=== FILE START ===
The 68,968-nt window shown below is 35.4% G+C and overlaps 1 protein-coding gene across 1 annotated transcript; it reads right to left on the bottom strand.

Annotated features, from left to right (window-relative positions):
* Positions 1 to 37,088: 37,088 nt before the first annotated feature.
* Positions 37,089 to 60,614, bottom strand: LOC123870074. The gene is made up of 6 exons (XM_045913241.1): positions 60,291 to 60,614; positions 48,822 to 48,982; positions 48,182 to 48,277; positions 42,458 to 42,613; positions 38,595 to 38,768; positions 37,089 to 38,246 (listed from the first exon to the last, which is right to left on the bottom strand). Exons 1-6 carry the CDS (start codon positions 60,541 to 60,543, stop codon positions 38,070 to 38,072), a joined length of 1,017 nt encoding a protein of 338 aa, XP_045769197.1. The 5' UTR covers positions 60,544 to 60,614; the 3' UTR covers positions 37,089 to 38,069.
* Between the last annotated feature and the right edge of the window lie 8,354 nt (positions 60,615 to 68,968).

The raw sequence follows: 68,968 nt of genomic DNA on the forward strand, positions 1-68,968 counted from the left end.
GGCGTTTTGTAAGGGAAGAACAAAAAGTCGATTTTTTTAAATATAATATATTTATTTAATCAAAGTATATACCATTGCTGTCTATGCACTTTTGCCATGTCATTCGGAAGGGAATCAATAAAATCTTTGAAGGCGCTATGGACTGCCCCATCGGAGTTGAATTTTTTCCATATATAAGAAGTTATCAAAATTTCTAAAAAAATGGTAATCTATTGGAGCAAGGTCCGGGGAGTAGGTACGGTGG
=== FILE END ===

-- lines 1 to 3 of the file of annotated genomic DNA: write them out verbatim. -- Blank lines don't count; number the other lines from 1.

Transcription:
The 68,968-nt window shown below is 35.4% G+C and overlaps 1 protein-coding gene across 1 annotated transcript; it reads right to left on the bottom strand.

Annotated features, from left to right (window-relative positions):
* Positions 1 to 37,088: 37,088 nt before the first annotated feature.